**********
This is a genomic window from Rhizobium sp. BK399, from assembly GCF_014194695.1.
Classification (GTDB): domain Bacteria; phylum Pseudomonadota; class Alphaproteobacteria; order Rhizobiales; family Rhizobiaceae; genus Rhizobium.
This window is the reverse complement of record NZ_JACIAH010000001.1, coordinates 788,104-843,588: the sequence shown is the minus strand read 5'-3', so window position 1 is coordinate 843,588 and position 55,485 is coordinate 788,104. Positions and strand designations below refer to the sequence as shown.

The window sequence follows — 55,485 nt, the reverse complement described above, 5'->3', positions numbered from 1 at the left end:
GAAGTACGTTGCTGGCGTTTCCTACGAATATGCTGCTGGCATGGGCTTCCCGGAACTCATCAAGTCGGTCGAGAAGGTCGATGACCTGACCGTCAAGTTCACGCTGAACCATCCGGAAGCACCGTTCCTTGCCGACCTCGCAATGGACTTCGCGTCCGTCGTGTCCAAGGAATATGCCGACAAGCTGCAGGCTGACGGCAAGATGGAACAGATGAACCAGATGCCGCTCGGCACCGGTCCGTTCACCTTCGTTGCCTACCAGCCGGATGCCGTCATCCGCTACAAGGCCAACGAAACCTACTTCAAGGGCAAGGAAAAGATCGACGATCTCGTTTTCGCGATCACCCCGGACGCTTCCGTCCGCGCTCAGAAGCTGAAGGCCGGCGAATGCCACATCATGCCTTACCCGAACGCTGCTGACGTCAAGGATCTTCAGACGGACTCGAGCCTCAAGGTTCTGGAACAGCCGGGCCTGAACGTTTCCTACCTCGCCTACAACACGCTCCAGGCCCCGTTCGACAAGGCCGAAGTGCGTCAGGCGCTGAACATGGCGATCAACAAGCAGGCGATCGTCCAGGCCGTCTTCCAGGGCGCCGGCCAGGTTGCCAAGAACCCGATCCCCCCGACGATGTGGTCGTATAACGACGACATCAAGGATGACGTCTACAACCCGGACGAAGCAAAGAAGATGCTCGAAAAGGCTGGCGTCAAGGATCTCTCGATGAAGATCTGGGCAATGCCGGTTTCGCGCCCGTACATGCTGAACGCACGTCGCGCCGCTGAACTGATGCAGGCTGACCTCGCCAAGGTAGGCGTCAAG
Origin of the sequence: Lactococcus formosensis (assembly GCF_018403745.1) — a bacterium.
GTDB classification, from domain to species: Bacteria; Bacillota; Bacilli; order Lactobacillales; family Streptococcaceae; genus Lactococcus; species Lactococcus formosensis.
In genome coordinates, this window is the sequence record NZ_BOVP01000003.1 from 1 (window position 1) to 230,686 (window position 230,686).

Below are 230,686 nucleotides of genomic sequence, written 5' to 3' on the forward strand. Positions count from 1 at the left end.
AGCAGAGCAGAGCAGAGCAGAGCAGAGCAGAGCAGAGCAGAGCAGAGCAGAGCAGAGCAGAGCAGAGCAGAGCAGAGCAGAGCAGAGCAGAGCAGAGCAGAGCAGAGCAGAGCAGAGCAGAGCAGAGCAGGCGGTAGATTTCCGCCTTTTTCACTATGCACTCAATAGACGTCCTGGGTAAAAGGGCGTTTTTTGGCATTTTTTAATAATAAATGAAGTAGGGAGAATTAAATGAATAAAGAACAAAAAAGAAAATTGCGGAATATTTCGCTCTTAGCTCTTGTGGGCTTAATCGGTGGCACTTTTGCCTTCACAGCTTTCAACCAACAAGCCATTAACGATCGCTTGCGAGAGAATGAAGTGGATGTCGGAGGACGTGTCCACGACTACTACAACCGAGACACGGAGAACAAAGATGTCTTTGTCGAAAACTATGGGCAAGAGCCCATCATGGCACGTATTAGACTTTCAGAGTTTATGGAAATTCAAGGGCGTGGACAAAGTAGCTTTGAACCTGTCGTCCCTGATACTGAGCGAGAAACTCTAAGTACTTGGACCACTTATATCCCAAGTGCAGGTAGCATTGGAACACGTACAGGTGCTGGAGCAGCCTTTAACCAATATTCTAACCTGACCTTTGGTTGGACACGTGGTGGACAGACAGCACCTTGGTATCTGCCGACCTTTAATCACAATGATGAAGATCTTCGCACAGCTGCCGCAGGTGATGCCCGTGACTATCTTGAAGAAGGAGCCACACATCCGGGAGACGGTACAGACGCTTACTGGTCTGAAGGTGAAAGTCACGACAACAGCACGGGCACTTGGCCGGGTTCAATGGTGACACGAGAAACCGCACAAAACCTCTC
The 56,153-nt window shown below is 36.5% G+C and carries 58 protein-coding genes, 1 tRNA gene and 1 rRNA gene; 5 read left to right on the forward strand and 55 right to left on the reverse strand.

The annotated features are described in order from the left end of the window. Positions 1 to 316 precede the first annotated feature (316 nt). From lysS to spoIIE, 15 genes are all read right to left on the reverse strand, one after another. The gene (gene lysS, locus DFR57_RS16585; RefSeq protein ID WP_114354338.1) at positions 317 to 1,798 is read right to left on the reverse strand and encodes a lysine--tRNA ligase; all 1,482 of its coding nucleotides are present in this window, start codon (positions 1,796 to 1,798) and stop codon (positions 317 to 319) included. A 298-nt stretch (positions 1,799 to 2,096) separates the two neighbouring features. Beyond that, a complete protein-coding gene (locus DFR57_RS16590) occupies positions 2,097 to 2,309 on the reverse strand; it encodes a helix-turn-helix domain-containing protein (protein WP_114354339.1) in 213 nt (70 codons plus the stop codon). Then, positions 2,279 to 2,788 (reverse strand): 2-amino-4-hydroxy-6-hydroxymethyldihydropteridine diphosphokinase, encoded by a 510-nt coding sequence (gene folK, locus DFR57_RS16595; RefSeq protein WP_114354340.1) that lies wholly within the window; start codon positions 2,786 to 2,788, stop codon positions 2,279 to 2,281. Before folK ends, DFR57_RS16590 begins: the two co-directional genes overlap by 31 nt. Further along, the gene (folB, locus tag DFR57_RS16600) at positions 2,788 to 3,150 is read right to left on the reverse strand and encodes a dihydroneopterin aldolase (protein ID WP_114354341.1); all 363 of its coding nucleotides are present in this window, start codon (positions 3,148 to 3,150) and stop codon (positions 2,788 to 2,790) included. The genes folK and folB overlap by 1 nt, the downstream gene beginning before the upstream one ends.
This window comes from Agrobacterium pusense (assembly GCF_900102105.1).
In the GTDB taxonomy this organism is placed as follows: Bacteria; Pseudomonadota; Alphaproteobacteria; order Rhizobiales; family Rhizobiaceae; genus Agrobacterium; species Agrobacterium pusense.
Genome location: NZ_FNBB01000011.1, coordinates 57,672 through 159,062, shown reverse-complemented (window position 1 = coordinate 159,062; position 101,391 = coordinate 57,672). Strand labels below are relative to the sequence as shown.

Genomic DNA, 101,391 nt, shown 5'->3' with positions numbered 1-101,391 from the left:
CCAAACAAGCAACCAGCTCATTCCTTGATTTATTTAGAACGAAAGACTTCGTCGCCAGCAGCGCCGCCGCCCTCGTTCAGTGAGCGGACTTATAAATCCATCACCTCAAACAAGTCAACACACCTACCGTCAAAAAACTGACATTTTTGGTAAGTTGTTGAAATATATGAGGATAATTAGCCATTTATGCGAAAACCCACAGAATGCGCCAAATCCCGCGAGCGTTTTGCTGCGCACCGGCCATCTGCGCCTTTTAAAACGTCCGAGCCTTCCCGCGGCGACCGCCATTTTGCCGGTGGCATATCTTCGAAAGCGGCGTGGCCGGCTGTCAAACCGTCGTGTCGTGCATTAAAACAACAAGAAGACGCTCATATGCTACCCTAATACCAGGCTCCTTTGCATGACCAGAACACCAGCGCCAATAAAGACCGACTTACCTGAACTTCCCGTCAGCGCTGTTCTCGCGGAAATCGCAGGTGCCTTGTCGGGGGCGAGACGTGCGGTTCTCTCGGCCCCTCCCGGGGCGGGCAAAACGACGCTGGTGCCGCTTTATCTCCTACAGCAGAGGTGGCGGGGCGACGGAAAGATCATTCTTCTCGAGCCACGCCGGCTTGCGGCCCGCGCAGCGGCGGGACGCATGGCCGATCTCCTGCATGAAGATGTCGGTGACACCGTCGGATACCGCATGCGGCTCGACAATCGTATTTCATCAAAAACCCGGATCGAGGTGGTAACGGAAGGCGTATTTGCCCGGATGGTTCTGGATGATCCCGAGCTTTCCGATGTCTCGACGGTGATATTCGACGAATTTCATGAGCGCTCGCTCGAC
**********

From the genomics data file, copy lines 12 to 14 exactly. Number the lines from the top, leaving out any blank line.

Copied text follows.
The annotated features are described in order from the left end of the window. Positions 1 to 316 precede the first annotated feature (316 nt). From lysS to spoIIE, 15 genes are all read right to left on the reverse strand, one after another. The gene (gene lysS, locus DFR57_RS16585; RefSeq protein ID WP_114354338.1) at positions 317 to 1,798 is read right to left on the reverse strand and encodes a lysine--tRNA ligase; all 1,482 of its coding nucleotides are present in this window, start codon (positions 1,796 to 1,798) and stop codon (positions 317 to 319) included. A 298-nt stretch (positions 1,799 to 2,096) separates the two neighbouring features. Beyond that, a complete protein-coding gene (locus DFR57_RS16590) occupies positions 2,097 to 2,309 on the reverse strand; it encodes a helix-turn-helix domain-containing protein (protein WP_114354339.1) in 213 nt (70 codons plus the stop codon). Then, positions 2,279 to 2,788 (reverse strand): 2-amino-4-hydroxy-6-hydroxymethyldihydropteridine diphosphokinase, encoded by a 510-nt coding sequence (gene folK, locus DFR57_RS16595; RefSeq protein WP_114354340.1) that lies wholly within the window; start codon positions 2,786 to 2,788, stop codon positions 2,279 to 2,281. Before folK ends, DFR57_RS16590 begins: the two co-directional genes overlap by 31 nt. Further along, the gene (folB, locus tag DFR57_RS16600) at positions 2,788 to 3,150 is read right to left on the reverse strand and encodes a dihydroneopterin aldolase (protein ID WP_114354341.1); all 363 of its coding nucleotides are present in this window, start codon (positions 3,148 to 3,150) and stop codon (positions 2,788 to 2,790) included. The genes folK and folB overlap by 1 nt, the downstream gene beginning before the upstream one ends.
This window comes from Agrobacterium pusense (assembly GCF_900102105.1).
In the GTDB taxonomy this organism is placed as follows: Bacteria; Pseudomonadota; Alphaproteobacteria; order Rhizobiales; family Rhizobiaceae; genus Agrobacterium; species Agrobacterium pusense.